5 – 60-second brief round-the-table

  • Students will define the problem of in the role of human capital in ensuring safe drinking water on their First Nation and provide initial thoughts on what this will mean for their next steps and for the strategic advice to be provided in their second briefing note

6 – Breakout groups, first session (15 minutes)

  • Select from this week’s 10 core concepts below, the two that are most relevant to the First Nations Drinking Water case
  • Determine who will offer to initiate the discussion of each

7 – Discussion of 10 core concepts from Designing the Delivery Model, leading off with comments from breakout group discussion

Moore’s Operational Capacity Perspective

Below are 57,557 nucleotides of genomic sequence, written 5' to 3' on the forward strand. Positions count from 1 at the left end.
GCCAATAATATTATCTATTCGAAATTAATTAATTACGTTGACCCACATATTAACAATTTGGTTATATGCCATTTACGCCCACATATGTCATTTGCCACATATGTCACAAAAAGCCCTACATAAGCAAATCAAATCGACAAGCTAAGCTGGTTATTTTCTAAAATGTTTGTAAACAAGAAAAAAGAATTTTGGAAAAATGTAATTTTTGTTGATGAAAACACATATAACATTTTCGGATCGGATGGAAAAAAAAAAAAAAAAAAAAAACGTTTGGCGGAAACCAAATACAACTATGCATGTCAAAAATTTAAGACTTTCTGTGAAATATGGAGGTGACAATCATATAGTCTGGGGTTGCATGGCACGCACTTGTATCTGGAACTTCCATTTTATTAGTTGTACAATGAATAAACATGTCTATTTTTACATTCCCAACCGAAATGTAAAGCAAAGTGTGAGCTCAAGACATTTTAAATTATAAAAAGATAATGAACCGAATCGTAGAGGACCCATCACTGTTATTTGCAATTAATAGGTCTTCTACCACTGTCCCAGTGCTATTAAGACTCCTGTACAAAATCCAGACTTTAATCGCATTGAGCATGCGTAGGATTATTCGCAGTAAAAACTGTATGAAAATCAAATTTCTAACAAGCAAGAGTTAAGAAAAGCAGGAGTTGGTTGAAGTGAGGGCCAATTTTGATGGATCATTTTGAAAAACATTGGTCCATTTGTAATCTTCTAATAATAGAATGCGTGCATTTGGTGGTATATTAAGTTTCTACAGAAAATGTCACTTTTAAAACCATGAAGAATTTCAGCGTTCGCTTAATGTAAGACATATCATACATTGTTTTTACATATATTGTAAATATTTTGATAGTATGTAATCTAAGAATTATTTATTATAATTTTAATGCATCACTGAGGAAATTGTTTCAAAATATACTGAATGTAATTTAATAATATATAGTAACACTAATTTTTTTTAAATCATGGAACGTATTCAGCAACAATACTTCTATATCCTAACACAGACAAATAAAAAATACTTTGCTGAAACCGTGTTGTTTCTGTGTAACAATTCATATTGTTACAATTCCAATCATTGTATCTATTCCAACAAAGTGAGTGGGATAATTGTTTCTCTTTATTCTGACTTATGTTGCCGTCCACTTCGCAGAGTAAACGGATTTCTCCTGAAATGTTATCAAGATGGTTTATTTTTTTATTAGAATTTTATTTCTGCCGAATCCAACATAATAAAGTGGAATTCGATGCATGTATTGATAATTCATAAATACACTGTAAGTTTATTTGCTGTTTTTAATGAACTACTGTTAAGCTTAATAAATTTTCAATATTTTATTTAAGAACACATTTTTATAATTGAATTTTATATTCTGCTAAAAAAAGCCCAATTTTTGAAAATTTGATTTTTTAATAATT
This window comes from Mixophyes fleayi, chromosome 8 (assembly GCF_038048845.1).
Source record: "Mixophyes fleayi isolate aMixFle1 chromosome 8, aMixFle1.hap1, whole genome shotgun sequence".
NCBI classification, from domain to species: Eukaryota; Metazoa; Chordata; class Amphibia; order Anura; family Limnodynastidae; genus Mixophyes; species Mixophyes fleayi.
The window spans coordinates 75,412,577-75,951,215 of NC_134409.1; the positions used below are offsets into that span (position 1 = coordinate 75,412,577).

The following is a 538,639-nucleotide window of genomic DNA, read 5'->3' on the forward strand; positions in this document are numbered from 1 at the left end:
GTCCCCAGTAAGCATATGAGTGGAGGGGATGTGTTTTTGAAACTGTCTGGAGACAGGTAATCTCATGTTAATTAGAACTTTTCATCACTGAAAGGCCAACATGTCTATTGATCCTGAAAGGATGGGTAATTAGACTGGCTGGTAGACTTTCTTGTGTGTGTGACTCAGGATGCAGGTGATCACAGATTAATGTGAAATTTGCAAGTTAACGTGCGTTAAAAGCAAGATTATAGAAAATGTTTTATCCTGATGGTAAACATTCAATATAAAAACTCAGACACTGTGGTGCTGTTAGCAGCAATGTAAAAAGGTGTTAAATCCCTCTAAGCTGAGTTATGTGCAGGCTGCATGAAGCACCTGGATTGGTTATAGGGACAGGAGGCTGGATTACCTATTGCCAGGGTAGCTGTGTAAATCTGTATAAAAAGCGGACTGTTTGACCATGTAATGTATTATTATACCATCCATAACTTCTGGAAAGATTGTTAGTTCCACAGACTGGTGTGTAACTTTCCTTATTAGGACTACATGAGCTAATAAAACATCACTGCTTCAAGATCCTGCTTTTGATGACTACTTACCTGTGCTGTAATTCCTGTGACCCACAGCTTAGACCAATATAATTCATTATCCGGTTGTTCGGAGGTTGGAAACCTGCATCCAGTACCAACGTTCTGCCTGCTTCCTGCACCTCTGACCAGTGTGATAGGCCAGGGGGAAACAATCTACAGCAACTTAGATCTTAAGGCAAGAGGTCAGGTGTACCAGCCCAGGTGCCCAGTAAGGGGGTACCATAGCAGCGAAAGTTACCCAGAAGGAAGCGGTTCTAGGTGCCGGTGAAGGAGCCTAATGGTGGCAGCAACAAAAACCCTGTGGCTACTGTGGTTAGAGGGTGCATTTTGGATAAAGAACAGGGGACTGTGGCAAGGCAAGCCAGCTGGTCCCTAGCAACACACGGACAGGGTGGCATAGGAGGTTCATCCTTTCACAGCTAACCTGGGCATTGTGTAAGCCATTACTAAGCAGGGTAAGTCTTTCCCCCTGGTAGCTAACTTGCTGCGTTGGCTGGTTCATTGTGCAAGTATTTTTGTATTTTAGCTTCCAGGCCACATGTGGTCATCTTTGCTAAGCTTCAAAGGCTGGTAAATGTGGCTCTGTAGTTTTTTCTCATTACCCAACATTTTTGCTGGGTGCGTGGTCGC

Pal’s Classification of Policy Instruments

Bardach’s Things Governments Do

Using Expenditure-Based Policy Instruments

Grants and Contributions

Conditionality and Reporting Requirements

Incrementality and Fungibility

Delivery Chain

Management Improvement Methodologies – TQM, Six Sigma, and Lean

OECD’s Observatory of Public Sector

BREAK

8 – Presentation of supplementary concepts from Implementing through Partners and Networks and Promoting Innovation and Driving Change

Management Differences between Public and Private Sectors

New Public Management

Privatization

Service Standards

Red Tape Reduction

Doing Nothing as a Policy Instrument

Using Information-Based Policy Instruments

Using Taxation-Based Policy Instruments

Using Regulation-Based Policy Instruments

Using Direct Provision as a Policy Instrument

Using Partnership as a Policy Instrument

Public-Private Partnership Models

Using Internationalization as a Policy Instrument